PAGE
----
There is considerable debate within the Israeli security establishment about this, with some arguing that Hamas should be confronted before what Israeli intelligence has suggested is its already formidable military strength grows even more. Others argue that Israel can ill afford to be bogged down once again in Gaza. Certainly the Qassams, which Hamas has shown little sign of wanting to halt, are a serious problem for Israel. Nor are they exactly popular among many Palestinians given that the Israeli response has cost many more lives in Gaza than the rockets themselves in Israel.

So is Hamas losing support?

The reliability of the polls can be disputed, but they do suggest that Hamas's popularity is on the wane, partly because of Hamas's fairly brutal suppression opponents; some at least of which is admittedly mirrored by Fatah in the West Bank. The sheer scale of Monday's Fatah demonstration is itself an indication. And the bloody aftermath will hardly have helped Hamas. When asked most Palestinians say that they want unity between Fatah and Hamas. And that is looking an ever less likely prospect unless Hamas suddenly decides to fulfil Mr Abbas's demand that it renounce its claim to legitimacy as the ruling authority in Gaza.

Does this mean the policy of isolation and blockade is working?

In one sense that argument is tenable. But there are big inter-related problems in taking it too far.

Certainly strategy in Jerusalem, Washington and to a large extent Ramallah, where Mr Abbas's emergency government is based, appears to be to demonstrate, including whatever is decided at Annapolis, that Fatah in the West Bank can reap dividends that Hamas cannot in Gaza.

The first problem – quite apart from the human cost – is that even if Hamas gets still more unpopular, the mechanism for simply removing it by popular revolt is far from clear, particularly given its apparently well-equipped and trained forces.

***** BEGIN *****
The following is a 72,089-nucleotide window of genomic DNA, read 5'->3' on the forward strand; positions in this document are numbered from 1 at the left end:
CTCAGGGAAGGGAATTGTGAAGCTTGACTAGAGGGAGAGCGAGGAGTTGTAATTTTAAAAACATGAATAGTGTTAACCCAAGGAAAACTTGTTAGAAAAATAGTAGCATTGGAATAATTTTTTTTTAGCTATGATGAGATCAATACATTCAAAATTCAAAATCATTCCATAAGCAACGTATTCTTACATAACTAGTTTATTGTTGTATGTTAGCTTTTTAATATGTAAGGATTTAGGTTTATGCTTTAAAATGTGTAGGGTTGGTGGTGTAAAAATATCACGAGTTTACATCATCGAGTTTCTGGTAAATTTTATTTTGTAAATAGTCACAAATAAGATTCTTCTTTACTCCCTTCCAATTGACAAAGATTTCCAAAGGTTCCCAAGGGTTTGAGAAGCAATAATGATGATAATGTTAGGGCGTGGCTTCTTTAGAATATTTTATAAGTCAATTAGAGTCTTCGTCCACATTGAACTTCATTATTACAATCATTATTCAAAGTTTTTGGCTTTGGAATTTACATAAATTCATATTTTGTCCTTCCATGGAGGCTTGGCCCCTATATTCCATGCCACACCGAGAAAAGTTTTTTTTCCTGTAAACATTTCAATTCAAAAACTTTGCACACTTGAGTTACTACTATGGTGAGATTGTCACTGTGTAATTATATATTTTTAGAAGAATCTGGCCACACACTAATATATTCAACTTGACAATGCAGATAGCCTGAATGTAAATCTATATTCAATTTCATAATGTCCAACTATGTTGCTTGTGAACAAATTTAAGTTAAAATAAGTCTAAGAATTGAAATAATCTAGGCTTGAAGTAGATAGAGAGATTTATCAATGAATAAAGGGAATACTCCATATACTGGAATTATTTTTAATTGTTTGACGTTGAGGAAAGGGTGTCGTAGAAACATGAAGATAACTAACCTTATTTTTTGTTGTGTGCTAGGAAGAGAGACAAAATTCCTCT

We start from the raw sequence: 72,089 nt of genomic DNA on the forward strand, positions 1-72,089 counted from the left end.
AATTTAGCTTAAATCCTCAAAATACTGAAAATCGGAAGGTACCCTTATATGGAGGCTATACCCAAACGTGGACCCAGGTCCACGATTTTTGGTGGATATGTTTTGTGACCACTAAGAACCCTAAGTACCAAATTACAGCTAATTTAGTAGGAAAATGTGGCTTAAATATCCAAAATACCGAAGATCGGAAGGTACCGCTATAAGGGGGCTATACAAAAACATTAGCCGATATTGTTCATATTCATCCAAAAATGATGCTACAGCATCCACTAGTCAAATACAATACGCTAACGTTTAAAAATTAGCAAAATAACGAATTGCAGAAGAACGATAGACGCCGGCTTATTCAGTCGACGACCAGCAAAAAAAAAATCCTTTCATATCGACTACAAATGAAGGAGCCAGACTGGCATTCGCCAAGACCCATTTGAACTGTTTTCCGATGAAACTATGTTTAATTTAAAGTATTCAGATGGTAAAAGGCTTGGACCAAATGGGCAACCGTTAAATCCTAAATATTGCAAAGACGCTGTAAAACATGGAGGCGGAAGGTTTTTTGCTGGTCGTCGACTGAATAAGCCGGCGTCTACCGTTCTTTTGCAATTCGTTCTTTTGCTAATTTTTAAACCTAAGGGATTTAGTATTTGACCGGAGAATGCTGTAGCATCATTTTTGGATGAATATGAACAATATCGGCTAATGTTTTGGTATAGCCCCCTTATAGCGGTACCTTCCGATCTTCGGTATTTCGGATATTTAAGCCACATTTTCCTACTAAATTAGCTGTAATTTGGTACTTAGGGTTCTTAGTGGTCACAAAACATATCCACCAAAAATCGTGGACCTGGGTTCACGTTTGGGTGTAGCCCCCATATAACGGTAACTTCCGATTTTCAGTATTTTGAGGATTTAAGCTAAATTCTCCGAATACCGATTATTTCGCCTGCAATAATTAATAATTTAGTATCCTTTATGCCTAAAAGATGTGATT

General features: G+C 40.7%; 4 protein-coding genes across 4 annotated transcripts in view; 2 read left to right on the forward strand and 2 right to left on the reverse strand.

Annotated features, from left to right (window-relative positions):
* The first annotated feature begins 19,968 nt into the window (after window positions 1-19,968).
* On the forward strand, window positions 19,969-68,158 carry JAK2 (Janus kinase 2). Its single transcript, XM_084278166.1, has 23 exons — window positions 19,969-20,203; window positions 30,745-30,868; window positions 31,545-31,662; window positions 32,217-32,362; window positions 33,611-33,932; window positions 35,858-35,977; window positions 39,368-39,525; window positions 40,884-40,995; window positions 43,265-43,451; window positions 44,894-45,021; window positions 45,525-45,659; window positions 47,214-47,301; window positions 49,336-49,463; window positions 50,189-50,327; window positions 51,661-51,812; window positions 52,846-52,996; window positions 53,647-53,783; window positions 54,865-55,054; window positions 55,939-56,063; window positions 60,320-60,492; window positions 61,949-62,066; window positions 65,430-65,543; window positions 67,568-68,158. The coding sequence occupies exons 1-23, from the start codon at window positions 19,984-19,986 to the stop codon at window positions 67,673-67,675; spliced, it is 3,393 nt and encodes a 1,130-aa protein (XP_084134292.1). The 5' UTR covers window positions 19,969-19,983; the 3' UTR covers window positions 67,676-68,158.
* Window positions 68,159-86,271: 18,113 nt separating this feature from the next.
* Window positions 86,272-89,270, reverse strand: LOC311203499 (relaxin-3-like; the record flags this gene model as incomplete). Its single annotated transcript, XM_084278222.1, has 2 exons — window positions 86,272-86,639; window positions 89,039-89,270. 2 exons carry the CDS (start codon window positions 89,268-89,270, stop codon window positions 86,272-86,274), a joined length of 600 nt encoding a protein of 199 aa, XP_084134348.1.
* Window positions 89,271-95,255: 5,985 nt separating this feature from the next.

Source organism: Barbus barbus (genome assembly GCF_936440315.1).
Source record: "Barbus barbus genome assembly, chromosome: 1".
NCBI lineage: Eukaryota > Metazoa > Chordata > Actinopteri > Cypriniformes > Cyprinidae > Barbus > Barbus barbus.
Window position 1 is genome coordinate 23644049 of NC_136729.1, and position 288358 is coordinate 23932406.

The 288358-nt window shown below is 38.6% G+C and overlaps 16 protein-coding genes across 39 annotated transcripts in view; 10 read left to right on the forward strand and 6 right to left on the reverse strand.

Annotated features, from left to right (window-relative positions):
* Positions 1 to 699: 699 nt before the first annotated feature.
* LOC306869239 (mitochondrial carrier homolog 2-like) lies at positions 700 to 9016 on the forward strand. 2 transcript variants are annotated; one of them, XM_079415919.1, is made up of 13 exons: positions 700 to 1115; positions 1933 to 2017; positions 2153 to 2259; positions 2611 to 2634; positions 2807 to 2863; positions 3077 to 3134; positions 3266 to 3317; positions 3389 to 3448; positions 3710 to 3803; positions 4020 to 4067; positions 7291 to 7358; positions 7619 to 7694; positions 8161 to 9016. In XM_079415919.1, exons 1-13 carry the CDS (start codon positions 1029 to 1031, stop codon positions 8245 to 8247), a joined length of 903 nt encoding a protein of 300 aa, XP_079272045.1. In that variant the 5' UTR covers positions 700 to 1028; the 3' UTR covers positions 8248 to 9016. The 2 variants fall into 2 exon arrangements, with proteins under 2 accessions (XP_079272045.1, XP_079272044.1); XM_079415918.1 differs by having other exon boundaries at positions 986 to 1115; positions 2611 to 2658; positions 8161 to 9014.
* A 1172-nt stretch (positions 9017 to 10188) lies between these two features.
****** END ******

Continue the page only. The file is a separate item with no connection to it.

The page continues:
It's difficult to see, for example, how elections, which Mr Abbas's promises from time to time, can take place in Gaza without Hamas's say-so, especially if they are likely to lose.

Secondly, many UN and other international observers believe that the impact of Israeli-US and EU policy has been to strengthen the more extreme elements in Hamas, while making them if anything more reliant on help from countries such as Iran.

One Israeli intelligence view is that Hamas is currently controlled by the leadership of its military wing. But even if that is not the case, the boycott has made it more difficult for pragmatists to make the case for dialogue – for example with Fatah.

Even some opponents admit that what they claim is Hamas's arrogance is built on strong support among its core constutuency of activists and the poor who have long depended for essentials from Hamas's social agencies and for whom the blockade has inevitably changed less than it has for the aspiring, working population.

Will things in Gaza get better?


* Either the international community will rethink its boycott ...

* ... or Hamas will bow to pressure to accept international conditions such as recognition of Israel and renunciation of violence

* Mahmoud Abbas will achieve such a breakthrough in talks with Israel at Annapolis, and beyond that Hamas will inevitably have to bow to the popular will for a comprehensive peace


* The Israeli and international boycotts will tighten steadily, destroying Gaza's economic capacity even further

* Israel will decide to launch a full-scale military operation as the rocket attacks continue, leading to renewed and bloody war in Gaza

* Hamas – especially if its popularity falls – will rely even more on repressive methods to subdue an increasingly restive population